The Main Dishes

2011-10-29T06:00:00Z 2014-09-03T15:31:17Z The Main DishesRecipes by Andrew Mark Veety | Wine Pairings by Jennifer Johnson | Photography by Jennifer Silverberg Feast Magazine | Inspired Local Food Culture/Midwest

Thanksgiving is the celebration of friends and family, home, and the bounty that harvest brings. We often capture the conviviality of the holiday but miss out on what makes the Thanksgiving meal special - cherishing the passing of fall to winter flavors - in favor of a stable of rote dishes planned around the navigation of a frenetic holiday kitchen. This fall, rethink the generally accepted preparation of the Thanksgiving centerpiece and accoutrements.

Grilling turkey - slowly roasting it beside a fire and seasoning it with the subtle flavors of mellow smoking woods like apple, hickory and pecan - brings out the best in the bird. A brine of cider, cloves, allspice and honey and the addition of shallots, sage and butter under the skin before grilling are the foundation for a perfectly moist and flavorful turkey. Tart cranberries, sweet apples and pears, and a hot habañero create a sauce that will change the way guests think about gravy.

As the turkey rests, use the fire to assemble a rustic, cast-iron-skillet dressing. Grilled bread, salty bacon, earthy mushrooms, leeks and Brussels sprouts - one of the season's best, yet overlooked, vegetables - make a soul-satisfying side dish. Finish covered on the grill in the fire's dying embers for the perfect ending to a reinvigorated Thanksgiving.

Indirect vs. Direct Grilling

  • For indirect grilling, the fire is built to the side of the item being grilled, allowing for low and even cooking without burning the exterior before the interior is fully cooked.
  • For direct grilling, the fire is built in the middle of the grill and food is heated directly above it for quick cooking and searing.


Turkey and Sides Wine Pairings:

Napa Valley Unoaked Chardonnay

This is a great opportunity to revisit Chardonnay and include a fine New World example at your holiday table. Chardonnay works perfectly with this menu lineup. Chardonnay that hasn't been aged in oak can express its true varietal characteristics of apple, citrus and tropical fruit, and its full-bodied nature can enhance many vegetable dishes. Paired with the grilled turkey, it lends acidity and depth of flavor to seasonings and accents the resulting juiciness of the grilled bird. An unoaked Napa Chardonnay highlights the earthy yet creamy nature of the lentil soup and the green bean casserole and heightens the smoky flavor of the Salade Lyonnaise's bacon.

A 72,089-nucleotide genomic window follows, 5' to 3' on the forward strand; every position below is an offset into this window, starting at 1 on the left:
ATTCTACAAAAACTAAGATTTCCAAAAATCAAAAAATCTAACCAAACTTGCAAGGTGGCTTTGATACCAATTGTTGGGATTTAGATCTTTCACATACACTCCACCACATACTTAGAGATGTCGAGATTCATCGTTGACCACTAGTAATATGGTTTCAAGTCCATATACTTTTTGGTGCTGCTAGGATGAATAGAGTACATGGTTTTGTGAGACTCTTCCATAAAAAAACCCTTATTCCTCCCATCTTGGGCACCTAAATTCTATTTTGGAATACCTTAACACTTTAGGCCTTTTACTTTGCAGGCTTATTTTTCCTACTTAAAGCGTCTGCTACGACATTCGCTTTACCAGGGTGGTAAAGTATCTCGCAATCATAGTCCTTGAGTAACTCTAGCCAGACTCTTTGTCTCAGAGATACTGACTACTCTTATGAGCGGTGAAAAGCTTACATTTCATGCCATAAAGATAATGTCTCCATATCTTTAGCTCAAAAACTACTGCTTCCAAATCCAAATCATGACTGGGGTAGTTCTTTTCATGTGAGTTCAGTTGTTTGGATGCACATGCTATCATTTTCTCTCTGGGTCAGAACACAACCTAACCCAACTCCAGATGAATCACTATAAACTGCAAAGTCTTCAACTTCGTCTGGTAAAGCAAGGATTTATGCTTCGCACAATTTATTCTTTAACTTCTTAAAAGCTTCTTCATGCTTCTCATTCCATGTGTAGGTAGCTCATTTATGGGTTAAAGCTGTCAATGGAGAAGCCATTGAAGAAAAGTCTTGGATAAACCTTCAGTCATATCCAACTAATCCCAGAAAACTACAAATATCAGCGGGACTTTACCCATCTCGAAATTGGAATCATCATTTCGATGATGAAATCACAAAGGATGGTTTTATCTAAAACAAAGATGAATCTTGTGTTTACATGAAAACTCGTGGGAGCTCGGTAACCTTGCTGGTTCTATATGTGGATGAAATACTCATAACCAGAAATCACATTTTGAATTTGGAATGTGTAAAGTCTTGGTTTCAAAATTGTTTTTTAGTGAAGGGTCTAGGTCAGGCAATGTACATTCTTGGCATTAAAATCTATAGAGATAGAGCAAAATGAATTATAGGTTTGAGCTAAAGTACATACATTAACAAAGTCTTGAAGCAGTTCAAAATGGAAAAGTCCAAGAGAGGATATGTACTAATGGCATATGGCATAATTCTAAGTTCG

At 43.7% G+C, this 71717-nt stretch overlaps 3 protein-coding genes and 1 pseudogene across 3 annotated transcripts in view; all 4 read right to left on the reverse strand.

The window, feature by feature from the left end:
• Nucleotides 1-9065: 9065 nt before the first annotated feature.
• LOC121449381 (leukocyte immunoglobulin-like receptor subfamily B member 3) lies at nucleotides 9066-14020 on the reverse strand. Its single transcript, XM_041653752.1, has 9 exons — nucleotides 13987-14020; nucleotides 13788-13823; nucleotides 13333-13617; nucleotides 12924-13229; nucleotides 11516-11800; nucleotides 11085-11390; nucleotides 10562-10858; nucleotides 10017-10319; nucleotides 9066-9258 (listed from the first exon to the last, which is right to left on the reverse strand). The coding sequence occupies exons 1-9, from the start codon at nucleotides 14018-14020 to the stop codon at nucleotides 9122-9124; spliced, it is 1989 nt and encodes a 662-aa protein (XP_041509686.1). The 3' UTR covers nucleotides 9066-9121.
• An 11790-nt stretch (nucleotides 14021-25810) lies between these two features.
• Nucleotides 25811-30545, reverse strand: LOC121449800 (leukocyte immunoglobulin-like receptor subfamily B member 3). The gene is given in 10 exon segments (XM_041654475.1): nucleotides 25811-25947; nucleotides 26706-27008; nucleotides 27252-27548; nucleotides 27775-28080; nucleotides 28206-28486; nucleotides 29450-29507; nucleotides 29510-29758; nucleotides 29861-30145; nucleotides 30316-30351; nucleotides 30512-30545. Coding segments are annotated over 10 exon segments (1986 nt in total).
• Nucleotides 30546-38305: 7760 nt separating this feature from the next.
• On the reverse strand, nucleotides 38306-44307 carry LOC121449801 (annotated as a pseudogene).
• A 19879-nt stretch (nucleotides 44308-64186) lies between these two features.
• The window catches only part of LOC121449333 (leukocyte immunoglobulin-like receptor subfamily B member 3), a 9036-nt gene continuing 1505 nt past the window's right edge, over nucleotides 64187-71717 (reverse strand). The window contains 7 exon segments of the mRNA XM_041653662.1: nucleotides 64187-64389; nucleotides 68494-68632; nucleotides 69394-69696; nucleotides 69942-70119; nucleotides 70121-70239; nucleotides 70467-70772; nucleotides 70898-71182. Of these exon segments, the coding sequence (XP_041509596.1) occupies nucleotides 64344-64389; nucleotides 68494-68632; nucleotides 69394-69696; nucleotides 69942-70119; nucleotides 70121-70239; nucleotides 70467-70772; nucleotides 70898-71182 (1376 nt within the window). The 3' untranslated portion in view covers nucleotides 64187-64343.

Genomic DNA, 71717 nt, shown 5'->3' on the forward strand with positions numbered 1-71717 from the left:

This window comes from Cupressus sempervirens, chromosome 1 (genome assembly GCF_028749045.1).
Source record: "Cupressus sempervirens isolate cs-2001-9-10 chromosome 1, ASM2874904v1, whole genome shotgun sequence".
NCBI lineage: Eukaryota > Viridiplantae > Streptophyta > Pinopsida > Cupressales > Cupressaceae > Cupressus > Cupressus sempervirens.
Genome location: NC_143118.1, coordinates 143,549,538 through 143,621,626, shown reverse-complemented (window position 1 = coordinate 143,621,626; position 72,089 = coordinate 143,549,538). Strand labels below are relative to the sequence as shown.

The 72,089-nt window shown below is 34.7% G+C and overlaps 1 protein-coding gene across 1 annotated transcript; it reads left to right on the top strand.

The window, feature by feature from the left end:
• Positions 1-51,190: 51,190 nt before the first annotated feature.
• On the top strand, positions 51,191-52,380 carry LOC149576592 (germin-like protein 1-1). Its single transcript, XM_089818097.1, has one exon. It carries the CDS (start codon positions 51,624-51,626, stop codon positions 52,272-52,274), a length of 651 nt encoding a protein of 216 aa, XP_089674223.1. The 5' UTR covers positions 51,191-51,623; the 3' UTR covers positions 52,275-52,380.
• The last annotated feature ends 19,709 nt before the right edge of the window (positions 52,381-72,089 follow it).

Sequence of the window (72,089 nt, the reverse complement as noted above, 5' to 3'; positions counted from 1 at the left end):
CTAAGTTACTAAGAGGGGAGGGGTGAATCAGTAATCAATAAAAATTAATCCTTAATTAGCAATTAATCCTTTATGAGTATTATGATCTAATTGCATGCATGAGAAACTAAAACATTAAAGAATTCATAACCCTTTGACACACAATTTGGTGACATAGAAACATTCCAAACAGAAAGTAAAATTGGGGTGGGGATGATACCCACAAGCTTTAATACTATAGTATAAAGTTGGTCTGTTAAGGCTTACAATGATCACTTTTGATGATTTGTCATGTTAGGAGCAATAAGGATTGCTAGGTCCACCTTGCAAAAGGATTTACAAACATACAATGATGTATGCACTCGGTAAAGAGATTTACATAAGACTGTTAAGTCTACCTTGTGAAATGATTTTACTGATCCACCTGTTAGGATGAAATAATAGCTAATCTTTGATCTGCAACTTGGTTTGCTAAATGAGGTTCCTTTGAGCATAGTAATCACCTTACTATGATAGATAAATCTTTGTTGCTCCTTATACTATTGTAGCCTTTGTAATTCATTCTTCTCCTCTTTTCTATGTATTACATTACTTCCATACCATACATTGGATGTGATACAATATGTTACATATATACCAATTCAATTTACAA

Central Coast Zinfandel

Central Coast California boasts many examples of fruit-forward, moderate-alcohol Zinfandels that make an excellent match with this Thanksgiving menu. Zinfandel's typically spicy, black-peppery and cherry/raspberry/blackberry profile, as well as its high acidity, works well with the relatively mildly spiced poultry preparation, heightening the smoky nature of the bacon or guanciale.


Produced from Gamay grapes in southern Burgundy, Beaujolais are juicy, fruity and somewhat spicy medium-bodied wines. They fit Thanksgiving dinner well because they're so versatile with savory dishes without adding too much spice, heat or seasonings. Beaujolais from many crus, or designations that produce superior wines, are often an excellent value, and they work well with vegetable side dishes. Beaujolais don't undermine the season's signature flavors, such as cranberries, sweet potatoes and baking spices. In addition, Beaujolais don't have high tannins that would squelch the holiday's traditional, rustic preparations of lower-fat, high-protein meats.


Looking for more Thanksgiving recipes? Be sure to visit the Let's Eat section of the St. Louis Post-Dispatch!

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